iBook G4 (Late 2005) vs MacBook Air (Early 2008)

By Mike on 2:36 pm

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I've always been curious as to how my old iBook stands up to Apple's latest and greatest systems to see if it really is worth it to plop down $1000 for a new system. Register Hardware did some Xbench comparisons of the 2006 MacBook Pro 1.83, 2007 MacBook 1.83ghz, the early 2008 1.6ghz MacBook Air, and the 2.4ghz new Macbook for this year. All systems run on Intel's Core 2 Duo processor. My system is a late 2005 1.33ghz PowerPC G4 single core processor iBook G4. I ran my own Xbench results and came up with some interesting results. Xbench gives its results as points.

First off, we'll look at system Spec.
MacBook Air Early 2008: 1.6ghz Core 2 Duo "Merom", 2gb 667mhz DDR2, Intel GMA X3100 integrated graphics with 144mb shared DDR2, 80gb 1.8'' PATA HDD @ 4200rpm

iBook G4 Late 2005: 1.33ghz PowerPC G4 Single Core, 1gb 333mhz DDR1, ATI Radeon 9550 32mb discrete GDDR, 40gb 2.5'' PATA HDD @ 4200rpm

MacBook Air = 77. 83
iBook G4 = 62.68
Difference = 24%

MacBook Air = 127.09
iBook G4 = 31.75
Difference = 400%

Quartz Graphics:
MacBook Air = 96.97
iBook G4 = 60.06
Difference = 61%

OpenGL Graphics:
MacBook Air = 13.92
iBook G4 = 63.12
Difference = -453%

User Interface Test:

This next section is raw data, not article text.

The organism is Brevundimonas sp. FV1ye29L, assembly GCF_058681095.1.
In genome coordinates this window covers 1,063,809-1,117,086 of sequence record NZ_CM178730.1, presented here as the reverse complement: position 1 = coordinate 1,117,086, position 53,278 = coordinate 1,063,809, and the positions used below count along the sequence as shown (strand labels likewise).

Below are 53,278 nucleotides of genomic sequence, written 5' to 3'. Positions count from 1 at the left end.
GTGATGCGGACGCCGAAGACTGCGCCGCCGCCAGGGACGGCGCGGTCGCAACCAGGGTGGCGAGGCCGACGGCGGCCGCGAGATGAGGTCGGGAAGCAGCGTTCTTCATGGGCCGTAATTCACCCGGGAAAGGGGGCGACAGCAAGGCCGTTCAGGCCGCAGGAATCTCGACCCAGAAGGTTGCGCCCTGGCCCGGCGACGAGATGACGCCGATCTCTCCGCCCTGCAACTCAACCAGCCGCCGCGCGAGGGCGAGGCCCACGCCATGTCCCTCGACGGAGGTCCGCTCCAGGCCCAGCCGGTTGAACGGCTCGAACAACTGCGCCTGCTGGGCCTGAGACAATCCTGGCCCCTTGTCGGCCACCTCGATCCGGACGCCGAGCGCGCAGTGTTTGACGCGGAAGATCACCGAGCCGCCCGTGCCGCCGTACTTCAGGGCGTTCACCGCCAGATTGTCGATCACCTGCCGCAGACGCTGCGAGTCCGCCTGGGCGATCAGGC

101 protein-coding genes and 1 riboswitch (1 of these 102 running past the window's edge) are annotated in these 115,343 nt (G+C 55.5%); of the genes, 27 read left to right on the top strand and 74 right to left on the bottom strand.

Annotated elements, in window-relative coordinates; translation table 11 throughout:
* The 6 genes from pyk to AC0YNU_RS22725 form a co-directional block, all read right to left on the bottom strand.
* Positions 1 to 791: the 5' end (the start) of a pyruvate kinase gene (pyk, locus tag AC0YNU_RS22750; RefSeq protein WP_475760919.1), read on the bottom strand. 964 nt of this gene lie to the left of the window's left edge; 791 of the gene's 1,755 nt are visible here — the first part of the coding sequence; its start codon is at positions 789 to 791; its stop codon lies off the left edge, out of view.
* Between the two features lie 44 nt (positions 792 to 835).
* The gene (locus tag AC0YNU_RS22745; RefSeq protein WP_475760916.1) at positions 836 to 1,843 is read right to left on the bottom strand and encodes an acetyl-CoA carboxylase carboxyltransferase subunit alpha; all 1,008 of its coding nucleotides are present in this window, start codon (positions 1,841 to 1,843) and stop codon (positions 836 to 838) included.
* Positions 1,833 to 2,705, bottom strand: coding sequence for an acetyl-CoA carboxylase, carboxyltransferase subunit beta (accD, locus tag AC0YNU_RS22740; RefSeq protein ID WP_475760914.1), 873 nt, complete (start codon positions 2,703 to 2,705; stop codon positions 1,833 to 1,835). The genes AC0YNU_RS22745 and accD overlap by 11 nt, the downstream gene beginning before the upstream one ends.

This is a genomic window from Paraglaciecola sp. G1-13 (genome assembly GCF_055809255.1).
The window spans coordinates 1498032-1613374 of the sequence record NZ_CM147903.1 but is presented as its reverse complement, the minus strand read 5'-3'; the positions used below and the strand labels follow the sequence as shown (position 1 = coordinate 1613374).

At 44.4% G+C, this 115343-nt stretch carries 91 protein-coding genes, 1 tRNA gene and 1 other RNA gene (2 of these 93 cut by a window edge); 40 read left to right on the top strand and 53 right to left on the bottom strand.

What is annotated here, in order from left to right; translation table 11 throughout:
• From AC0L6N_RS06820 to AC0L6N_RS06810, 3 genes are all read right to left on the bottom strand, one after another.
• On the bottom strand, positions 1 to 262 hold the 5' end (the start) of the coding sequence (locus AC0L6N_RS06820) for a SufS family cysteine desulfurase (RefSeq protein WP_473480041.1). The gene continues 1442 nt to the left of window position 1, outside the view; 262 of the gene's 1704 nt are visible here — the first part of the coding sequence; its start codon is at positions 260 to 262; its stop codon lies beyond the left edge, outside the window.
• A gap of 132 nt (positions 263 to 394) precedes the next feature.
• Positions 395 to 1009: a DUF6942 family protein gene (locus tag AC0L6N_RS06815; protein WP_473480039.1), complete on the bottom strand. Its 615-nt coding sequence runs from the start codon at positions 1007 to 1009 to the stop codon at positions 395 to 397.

MacBook Air = Unknown/Not Tested
iBook G4 = 16.89
Difference = N/A

Disk Test:
MacBook Air = 20.30
iBook G4 = 33.76
Difference = -66%

MacBook Air - 40.65
iBook G4 - 36.90
Difference - 10.2%

I don't know how the Register did their tests and these are synthetic benchmarks, so I can't say these results are definitive. Real world performance with the Air might be better. However, the results are still interesting. The MacBook Air's 2gb of 667mhz DDR2 gives it a huge edge in memory power. It's also significantly faster at Apple's own Quartz rendering. However, in all other options, the Air is not significantly faster than its older cousin. The iBook shows that dedicated graphics can still make a huge difference over Intel's integrated solutions, even though the iBook's GPU is considerably dated has less memory to access. The iBook's hard drive is also significantly faster despite being the same rotation speed. With everything factored in, the Air only works out to be 10% faster than the $999 iBook, which can now be fetched used for well under $500. The Air's base price is $1799. So Apple releases a notebook that's 80% more for only a 10% increase in performance. While the Air might be the thinnest and lightest laptop you can buy, this doesn't exactly scream good value. I am aware the Air does have other additional features such as iSight and 802.11n built in. The current vanilla MacBook at $1299 is 299% faster than the iBook G4 according to Xbench tests.

MacBook Air Benchmark Source: Register Hardware

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